Local Youth Agency (contact details can be provided by your Local Council or Shire offices)

Councils and Shires across Victoria deliver a range of programs and services especially targeted towards young people. Youth Workers within the Council and Shires also collaborate with local service providers. Having a youth worker attending your Community Conversation is valuable, as they can provide specific insights and examples that are relevant to your community.

Emergency Department (Local hospital staff, Nurses, Emergency Department Staff)

Staff from your local hospital and primary care centers can provide insights into the physical impact of knife crime and the care needed for those affected. Staff may also have examples to share that will help educate the community on knife crime.

Local Principal/Department of Education Regional representative

Speaking with a representative from your local school or education provider can also provide insights into ways that the community can support young people who may be disengaged or at risk of carrying a knife or committing a knife crime.

By starting a conversation within your community, working collaboratively with service providers, and engaging with young people, together we can help keep disengaged and at-risk young people on track, so they can play a valuable role within their community.

Our YAY-led Community Conversations produced many suggestions on how to mitigate the issue of knife crime, including some of the following:

Increase community conversations

Increase conversations between Government Departments and agencies (including Victoria Police and Ambulance services), service providers, community organisations and young people and their families about issues in the community.

Identify and facilitate employment pathways

Identify and facilitate pathways including employment and training programs in the regions, for young people who have skills and training but lack opportunities. Employment can provide financial stability, responsibility, and purpose for a young person.

Establish diverse recruitment policies

Establish policies within the education system to ensure that there are more staff employed, or working as volunteers, that reflect the community where these young people are from. There are hundreds of culture represented in Victoria, from Indigenous and First Nations people to more recent migrants from countries across Europe, Asia and Africa.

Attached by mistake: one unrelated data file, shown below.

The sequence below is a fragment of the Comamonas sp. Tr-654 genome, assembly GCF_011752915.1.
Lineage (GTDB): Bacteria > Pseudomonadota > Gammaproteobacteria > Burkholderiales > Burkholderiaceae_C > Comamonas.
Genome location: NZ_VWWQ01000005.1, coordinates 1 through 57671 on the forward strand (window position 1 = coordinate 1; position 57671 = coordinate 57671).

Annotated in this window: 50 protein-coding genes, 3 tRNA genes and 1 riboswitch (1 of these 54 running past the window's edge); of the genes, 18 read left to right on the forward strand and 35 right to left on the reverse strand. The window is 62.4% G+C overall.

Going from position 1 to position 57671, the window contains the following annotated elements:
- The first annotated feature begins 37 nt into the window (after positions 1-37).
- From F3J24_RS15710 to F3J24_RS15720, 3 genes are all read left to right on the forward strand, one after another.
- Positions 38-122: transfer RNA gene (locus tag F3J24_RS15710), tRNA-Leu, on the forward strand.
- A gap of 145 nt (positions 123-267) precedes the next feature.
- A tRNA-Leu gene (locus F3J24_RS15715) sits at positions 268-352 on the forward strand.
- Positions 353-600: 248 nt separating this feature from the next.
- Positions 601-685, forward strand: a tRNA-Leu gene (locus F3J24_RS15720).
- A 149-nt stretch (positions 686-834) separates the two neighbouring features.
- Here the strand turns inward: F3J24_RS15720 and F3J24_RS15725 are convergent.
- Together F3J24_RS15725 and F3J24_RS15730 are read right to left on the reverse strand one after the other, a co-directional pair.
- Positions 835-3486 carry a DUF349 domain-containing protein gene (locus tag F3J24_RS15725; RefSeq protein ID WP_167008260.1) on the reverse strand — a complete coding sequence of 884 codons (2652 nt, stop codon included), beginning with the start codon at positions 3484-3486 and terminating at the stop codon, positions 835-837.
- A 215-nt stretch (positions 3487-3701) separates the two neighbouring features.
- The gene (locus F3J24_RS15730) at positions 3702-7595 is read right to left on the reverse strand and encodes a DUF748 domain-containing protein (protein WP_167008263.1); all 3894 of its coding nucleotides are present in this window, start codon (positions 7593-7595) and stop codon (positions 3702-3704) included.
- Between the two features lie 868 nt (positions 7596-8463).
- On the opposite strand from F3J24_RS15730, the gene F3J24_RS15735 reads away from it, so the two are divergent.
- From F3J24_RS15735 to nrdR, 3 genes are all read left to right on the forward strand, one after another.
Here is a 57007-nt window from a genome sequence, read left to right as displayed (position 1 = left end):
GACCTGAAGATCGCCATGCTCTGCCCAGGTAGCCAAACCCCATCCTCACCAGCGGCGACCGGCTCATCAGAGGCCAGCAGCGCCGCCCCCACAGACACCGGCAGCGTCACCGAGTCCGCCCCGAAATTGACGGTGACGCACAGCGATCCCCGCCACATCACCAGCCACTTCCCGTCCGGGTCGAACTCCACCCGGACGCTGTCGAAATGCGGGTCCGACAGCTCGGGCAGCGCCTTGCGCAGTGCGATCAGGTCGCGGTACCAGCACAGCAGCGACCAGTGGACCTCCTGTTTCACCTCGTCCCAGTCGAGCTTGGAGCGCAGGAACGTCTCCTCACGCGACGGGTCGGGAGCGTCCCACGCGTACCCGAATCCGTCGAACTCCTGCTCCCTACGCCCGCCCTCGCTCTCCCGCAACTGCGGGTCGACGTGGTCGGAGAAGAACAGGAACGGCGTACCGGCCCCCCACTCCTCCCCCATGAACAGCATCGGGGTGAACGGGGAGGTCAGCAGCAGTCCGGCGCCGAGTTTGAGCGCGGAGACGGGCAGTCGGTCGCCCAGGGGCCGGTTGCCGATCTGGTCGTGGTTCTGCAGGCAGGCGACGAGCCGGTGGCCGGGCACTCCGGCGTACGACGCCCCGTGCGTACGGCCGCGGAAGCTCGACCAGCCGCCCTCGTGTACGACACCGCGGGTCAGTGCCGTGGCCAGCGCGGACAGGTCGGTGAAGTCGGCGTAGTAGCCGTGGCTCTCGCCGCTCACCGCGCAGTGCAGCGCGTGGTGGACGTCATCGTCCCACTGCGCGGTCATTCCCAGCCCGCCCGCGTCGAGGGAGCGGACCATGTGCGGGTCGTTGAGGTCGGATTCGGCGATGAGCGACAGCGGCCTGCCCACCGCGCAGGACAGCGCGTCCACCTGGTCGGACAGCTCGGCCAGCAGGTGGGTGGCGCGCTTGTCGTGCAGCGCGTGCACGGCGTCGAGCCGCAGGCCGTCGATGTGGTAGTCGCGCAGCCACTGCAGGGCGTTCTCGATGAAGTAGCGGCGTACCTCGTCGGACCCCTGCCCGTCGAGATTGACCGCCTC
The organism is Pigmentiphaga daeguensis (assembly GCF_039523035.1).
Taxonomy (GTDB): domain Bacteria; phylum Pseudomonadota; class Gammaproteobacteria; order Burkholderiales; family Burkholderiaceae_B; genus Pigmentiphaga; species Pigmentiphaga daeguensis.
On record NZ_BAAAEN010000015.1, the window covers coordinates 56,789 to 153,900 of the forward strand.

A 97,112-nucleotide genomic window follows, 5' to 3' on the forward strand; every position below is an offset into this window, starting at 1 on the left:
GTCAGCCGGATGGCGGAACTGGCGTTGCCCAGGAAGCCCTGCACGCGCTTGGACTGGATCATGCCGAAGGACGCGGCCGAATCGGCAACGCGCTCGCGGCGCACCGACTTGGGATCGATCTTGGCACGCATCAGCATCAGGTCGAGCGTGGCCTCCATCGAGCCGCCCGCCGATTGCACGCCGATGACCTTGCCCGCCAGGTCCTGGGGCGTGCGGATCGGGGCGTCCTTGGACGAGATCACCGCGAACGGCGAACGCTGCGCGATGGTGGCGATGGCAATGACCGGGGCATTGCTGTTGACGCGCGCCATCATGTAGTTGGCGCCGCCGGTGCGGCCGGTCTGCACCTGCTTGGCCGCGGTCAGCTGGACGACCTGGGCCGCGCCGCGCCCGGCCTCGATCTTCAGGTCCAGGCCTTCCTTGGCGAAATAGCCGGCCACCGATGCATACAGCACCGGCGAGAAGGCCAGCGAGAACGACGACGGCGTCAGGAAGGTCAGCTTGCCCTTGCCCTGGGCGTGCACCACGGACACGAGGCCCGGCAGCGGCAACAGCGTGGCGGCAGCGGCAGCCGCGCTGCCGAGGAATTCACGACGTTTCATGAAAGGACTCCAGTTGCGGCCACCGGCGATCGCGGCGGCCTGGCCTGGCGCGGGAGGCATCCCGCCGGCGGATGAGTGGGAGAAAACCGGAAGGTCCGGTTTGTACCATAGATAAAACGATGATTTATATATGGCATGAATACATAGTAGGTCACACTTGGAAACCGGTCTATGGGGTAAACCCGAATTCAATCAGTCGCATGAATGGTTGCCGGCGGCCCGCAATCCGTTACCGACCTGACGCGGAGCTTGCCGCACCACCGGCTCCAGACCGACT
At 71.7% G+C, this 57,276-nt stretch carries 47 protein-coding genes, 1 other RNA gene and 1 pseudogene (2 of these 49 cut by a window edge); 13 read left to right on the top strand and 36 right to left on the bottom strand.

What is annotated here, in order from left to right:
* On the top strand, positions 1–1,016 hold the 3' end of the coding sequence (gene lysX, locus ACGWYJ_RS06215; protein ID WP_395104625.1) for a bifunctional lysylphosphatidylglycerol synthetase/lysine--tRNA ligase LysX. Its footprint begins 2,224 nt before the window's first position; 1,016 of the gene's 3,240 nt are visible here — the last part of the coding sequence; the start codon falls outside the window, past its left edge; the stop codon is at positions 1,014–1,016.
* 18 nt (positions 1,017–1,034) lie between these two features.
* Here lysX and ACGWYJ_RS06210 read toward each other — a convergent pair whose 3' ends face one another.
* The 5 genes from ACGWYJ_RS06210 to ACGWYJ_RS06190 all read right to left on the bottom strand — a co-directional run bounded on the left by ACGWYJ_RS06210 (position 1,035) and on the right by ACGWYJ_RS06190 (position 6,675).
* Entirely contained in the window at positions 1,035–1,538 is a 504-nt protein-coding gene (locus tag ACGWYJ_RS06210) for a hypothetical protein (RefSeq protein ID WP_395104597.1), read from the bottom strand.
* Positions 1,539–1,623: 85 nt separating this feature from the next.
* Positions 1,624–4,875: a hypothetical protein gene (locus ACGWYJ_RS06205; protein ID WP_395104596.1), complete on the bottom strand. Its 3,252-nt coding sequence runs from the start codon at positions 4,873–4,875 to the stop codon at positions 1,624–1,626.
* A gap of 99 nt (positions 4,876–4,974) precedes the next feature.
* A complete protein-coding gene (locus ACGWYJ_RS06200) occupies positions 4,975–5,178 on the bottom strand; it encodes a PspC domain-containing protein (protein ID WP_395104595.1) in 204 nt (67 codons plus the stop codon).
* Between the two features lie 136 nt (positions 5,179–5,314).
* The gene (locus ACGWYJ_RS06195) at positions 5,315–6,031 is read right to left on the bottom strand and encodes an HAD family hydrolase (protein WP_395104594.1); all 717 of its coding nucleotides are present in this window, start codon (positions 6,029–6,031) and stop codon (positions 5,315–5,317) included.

Design a community focused media campaign

Design a campaign that delivers the message that knife carrying is “uncool” to change the narrative, and educate on the impact of knife crime, such as only being able to see your family from behind bars.

Hold events for young people

Hold events that are developed and led by young people, giving young people a sense of agency and ownership in their local community.

Hold events for young people

Hold events that are developed and led by young people, giving young people a sense of agency and ownership in their local community.


Free Resources for use in your community

Download a range of resources that can be used by your community or can be used to inspire your community to create your own message about knife crime.

Social Media tiles

Download a range of resources that can be used by your community or can be used to inspire your community to create your own message about knife crime.

Drop the Knife Save a life Poster
Knife Crime Poster

Speak with your local Council or Shire about where posters can be put up. Offer them as a resource to schools, Community notice boards, Neighborhood Houses or Community Centers, Public Library and other public spaces in your local area.

Drop the kniefe save a life - We knowq you will make the right call
Help and Resources Directory

Download this contact list that can be displayed within your local community. It contains local youth services, contact details and websites. Feel free to use the template to create your own.

Drop the Knife Save a life Powerpoint poster
The conversation starter

A PowerPoint presentation that can be used by Community groups to help facilitate their Community Conversation.

Drop the Knife Save a life Community Converstations
Gilbert and Tobin Research

Law firm Gilbert and Tobin aided YAY in gaining access to valuable information and statistics about youth knife crime trends in Melbourne between 2017 and 2021.


Victoria University Research Drop the Knife, Save a Life.

YAY commissioned a report titled 'Drop the Knife: Community Conversations', with academic partners Victoria University prepared by Dr John Martino of the Youth and Community Research Group, College of Arts and Education, Victoria University.